Emotional and spiritual care is a unique and valued component of The Salvation Army’s emergency response. In times of crisis, The Salvation Army utilizes trained personnel to provide comfort to rescue workers and disaster survivors.

The Salvation Army is partnering with Therapy Dogs International (TDI) to support serving people impacted by Hurricane Michael, including displaced families and first responders from the Florida State Emergency Response Team (SERT) in Tallahassee.

After receiving an email requesting therapy dogs to support The Salvation Army’s Incident Command service area for Tallahassee, Dr. Blount had a personal incentive to support this emergency response with her therapy dogs, golden retrievers Gabriel and Molly.

Dr. Blount was one of the many individuals who lost her home after Hurricane Irma devastated the Florida Keys last year. The Category 4 hurricane flooded her home with over 3 feet of water, roofs were torn off, and buildings were demolished. While Dr. Blount and her neighbors were outside rummaging through the debris for their personal belongings, a Salvation Army mobile feeding unit made its way through the wreckage.

“The mobile unit came down the street and stopped at every single house, greeted us, handed us a hot meal, and told us they loved us. It was literally enough to make us cry,” said Dr. Blount. “Not only were we desperate for a meal and water but just for somebody to say hey, we care…it made all the difference.”

Solace can come from a hot meal, a hug from a furry friend, or the caring presence of The Salvation Army’s staff and volunteers. As of October 16, The Salvation Army has provided emotional and spiritual care to 7,000 survivors and first responders impacted by Hurricane Michael in Florida.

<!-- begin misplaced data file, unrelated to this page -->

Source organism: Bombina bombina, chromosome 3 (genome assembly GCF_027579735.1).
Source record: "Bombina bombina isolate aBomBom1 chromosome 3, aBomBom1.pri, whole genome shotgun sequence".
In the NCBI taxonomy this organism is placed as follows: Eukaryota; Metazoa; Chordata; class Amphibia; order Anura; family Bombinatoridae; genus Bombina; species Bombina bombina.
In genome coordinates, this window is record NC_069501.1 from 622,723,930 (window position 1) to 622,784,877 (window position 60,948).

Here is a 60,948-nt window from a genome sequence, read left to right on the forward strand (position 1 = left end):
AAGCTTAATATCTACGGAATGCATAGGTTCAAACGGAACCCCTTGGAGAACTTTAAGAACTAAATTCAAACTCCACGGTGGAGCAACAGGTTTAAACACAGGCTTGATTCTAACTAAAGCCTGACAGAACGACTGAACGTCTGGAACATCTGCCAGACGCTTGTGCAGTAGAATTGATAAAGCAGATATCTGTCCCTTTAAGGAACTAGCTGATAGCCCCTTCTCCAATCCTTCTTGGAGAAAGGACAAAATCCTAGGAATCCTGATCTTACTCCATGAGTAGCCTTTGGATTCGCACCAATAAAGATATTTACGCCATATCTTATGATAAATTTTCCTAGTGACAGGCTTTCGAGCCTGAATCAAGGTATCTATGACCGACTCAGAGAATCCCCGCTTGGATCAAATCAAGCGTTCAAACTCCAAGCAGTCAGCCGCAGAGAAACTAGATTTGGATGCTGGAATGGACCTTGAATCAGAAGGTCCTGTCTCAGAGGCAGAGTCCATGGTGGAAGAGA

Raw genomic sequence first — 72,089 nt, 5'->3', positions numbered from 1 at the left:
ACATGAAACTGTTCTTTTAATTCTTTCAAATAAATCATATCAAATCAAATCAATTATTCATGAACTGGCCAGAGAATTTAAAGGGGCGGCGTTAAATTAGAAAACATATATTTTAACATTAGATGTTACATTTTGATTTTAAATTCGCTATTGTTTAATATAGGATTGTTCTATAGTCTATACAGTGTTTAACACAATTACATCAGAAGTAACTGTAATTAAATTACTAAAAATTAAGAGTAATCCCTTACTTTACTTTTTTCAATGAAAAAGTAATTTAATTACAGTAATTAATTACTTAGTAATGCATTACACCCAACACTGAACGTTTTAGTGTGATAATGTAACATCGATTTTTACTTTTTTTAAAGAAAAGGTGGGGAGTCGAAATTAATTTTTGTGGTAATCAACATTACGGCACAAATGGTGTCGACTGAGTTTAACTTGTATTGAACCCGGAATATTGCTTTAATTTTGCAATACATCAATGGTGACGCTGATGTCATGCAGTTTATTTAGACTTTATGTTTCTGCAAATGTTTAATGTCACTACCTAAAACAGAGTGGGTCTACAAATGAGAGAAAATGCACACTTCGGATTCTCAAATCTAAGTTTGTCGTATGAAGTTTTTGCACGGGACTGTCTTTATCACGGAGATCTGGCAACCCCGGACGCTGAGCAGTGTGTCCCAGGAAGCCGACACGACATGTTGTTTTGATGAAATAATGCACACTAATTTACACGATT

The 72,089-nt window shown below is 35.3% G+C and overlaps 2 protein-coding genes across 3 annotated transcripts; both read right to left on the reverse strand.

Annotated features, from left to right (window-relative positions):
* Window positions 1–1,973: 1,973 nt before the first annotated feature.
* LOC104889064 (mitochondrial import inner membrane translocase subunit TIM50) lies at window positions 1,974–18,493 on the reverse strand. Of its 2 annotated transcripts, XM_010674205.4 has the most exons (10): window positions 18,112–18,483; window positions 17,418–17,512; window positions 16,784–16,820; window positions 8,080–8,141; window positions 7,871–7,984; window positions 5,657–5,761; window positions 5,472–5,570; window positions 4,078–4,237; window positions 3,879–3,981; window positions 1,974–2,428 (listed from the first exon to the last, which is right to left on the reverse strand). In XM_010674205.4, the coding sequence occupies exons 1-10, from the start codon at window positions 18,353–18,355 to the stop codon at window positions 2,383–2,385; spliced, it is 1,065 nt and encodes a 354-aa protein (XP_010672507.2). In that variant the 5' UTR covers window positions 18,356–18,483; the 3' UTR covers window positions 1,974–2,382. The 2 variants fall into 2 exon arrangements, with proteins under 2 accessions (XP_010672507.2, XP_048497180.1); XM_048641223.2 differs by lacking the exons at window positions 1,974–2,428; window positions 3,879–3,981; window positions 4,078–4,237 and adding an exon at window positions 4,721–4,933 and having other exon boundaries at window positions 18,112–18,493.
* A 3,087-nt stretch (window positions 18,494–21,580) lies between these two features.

To help support the disaster relief work of The Salvation Army, donations can be made at www.HelpSalvationArmy.org, by calling 1-800-SAL-ARMY, by texting STORM to 51555, or by check (designated “2018 Hurricane Season – Michael”) mailed to PO Box 1959, Atlanta, GA 30301.

Bainbridge is a small town neatly nestled in the southwestern corner of the state of Georgia just over the Alabama and Florida state lines.

The Salvation Army Helps Hispanic Community Seeking Shelter in Bainbridge, GA

Bainbridge is a small town neatly nestled in the southwestern corner of the state of Georgia just over the Alabama and Florida state lines. It was first settled as a small trading post in the late 18th century. Residents are rightly proud of their little corner of Georgia, and will quickly remind you it’s the hometown of Georgia Bulldog Head Coach Kirby Smart.

Life is fairly laid back in Bainbridge. But, that all changed when Michael arrived hurling winds of 120 miles per hour down against the quite little town.

“Bainbridge was never seen anything like this before,” said Maria Diaz, a resident since 1999. “The last time anything close to this happened here was back in 1851.”

Bearing testimony to Maria’s statement, countless 100-year-old-plus live oak trees, that once graced the town, are now strewn across streets and lawns, and lay toppled over homes and businesses.

Many of the largest and most beautiful trees in Bainbridge are now either gone or severely disfigured. Waves and swaths of live oak leaves stripped from their branches by hurricane-force winds still swirl in the narrower back streets, like dark green glitter tinged with a smattering of road dust. Unripen acorns wretched from parental trees easily crunch underfoot at every step.